Thirty Million Americans Are Or Have Battled Eating Disorders. A New Law In France May End Up Helping Change That.

France has already banned ultra-thin models from the fashion shows.  Now a new law enacted will force the labeling of photos that have been edited to make a model look thinner or larger.

It has been reported that there are over 600,000 young French citizens suffering from eating disorders.

“It is necessary to act on body image in society to avoid the promotion of inaccessible beauty ideals and prevent anorexia among young people…” Marisol Touraine, France’s former health minister

The law went into effect on Sunday, and commercial photographs are the targets.

As of Sunday, a new French law mandates that any commercial photo in which the “body of the model has been modified … to either slim or flesh out her figure” must bear a “photographie retouchée” (“retouched photograph”) label, reports France 24.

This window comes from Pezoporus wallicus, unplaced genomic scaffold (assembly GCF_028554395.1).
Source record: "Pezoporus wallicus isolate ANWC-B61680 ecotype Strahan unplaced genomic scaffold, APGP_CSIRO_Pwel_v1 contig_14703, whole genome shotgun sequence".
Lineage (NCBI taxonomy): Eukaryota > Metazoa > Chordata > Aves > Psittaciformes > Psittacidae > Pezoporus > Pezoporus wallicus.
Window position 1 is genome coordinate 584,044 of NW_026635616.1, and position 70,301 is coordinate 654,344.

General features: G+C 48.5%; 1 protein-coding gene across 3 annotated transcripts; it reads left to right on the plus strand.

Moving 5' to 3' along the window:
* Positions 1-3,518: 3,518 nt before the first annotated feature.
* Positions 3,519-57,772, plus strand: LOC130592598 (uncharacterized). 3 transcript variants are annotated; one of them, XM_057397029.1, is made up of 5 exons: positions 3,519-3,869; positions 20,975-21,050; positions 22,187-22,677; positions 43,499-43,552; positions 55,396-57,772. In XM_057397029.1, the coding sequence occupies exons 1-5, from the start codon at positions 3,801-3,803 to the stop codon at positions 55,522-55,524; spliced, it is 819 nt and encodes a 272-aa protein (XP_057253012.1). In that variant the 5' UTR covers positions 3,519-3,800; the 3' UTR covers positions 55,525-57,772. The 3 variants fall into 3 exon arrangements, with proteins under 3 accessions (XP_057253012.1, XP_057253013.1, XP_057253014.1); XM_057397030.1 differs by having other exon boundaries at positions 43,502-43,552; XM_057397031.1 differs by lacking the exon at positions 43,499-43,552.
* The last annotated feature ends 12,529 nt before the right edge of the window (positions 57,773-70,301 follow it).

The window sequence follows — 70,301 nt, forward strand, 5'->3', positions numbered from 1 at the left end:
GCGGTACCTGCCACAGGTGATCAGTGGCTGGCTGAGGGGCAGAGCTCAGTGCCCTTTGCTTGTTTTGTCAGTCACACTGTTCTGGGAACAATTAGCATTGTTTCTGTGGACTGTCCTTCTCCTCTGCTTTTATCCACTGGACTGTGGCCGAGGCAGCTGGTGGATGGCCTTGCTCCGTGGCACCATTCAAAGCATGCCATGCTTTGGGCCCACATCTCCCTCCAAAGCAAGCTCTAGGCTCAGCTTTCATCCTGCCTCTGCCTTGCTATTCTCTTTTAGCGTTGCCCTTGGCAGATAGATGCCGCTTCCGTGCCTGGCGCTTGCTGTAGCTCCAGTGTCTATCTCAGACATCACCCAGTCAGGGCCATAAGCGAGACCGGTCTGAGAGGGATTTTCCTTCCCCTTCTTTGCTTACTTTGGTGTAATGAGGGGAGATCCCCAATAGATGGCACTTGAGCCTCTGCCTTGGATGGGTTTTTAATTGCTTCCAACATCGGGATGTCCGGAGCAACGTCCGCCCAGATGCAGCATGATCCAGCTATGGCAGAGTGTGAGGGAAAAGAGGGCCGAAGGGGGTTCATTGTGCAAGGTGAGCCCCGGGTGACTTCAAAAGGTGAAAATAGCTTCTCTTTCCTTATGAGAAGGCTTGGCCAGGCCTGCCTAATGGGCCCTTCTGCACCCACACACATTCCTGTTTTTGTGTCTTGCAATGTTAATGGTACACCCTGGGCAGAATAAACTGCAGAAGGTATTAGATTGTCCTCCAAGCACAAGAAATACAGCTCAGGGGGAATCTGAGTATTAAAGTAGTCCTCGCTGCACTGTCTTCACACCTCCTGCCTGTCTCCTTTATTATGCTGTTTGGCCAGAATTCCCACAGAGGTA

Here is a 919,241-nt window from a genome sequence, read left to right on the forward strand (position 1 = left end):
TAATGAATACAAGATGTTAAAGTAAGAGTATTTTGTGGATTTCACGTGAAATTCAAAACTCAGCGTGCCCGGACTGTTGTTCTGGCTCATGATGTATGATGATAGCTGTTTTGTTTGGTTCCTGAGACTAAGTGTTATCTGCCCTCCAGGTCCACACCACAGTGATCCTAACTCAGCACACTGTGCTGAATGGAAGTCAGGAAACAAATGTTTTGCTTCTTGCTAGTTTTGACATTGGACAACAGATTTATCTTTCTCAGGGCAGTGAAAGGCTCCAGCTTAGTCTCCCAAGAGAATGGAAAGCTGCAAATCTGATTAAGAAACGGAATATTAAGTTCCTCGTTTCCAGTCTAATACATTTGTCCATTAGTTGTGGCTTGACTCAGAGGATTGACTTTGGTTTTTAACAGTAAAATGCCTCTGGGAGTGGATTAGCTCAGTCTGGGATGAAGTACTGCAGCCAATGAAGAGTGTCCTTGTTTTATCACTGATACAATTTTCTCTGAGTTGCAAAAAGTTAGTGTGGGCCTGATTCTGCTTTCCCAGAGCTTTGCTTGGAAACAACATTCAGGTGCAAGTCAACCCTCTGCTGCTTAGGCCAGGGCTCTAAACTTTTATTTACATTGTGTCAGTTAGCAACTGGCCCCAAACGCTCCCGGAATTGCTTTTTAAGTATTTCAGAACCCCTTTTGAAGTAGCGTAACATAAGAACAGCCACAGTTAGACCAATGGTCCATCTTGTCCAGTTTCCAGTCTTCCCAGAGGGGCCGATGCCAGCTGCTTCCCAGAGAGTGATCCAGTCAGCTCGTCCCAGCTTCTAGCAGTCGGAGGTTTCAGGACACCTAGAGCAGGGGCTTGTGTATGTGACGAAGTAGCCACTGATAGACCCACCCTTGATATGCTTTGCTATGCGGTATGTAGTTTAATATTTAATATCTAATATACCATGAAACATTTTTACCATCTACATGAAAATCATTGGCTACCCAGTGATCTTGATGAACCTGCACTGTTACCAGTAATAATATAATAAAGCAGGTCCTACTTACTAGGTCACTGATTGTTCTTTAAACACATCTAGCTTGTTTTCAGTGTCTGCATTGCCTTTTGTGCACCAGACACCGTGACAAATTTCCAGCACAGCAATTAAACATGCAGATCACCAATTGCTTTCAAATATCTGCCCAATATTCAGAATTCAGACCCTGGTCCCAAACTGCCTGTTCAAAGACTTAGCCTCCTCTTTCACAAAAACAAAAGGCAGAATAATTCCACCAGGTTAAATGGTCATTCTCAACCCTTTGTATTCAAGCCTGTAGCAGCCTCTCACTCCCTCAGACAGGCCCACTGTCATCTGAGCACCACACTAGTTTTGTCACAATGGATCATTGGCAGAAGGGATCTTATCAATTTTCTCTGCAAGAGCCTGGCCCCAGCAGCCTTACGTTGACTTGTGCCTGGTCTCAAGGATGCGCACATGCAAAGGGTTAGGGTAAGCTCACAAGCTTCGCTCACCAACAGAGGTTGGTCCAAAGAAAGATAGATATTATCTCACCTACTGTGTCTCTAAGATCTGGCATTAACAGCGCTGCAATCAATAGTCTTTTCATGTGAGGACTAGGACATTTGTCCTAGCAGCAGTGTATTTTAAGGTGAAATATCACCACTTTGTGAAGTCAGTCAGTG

Anyone breaking the new law can be fined $44,000 or 30% of the money it cost to produce the photo.

This isn’t the first time France took a stance against eating disorders. Back in 2015, they banned extremely skinny models from the runway. Requiring a doctor’s note stating the model was at a healthy weight.

But today’s move is uncommon for commercial stock photos.

Also as of Sunday, Getty Images, the widely used American stock photo agency, is no longer accepting creative content “depicting models whose body shapes have been retouched to make them look thinner or larger,” spokeswoman Anne Flanagan told NPR in an email.

However, Flanagan says the new labeling law is an important step in fighting eating disorders.

“Our perceptions of what is possible are often shaped by what we see,” she said. “Positive imagery can have direct impact on fighting stereotypes, creating tolerance, and empowering communities to feel represented in society.”

Unrealistic images we see have been linked to eating disorders for some time now.

…numerous “studies have linked exposure to the thin ideal in mass media to body dissatisfaction, internalization of the thin ideal, and disordered eating among women.” National Eating Disorders Association, or NEDA

It has been estimated that over 70% of girls between the ages of 10 and 18 are influenced by the images they see in magazines.

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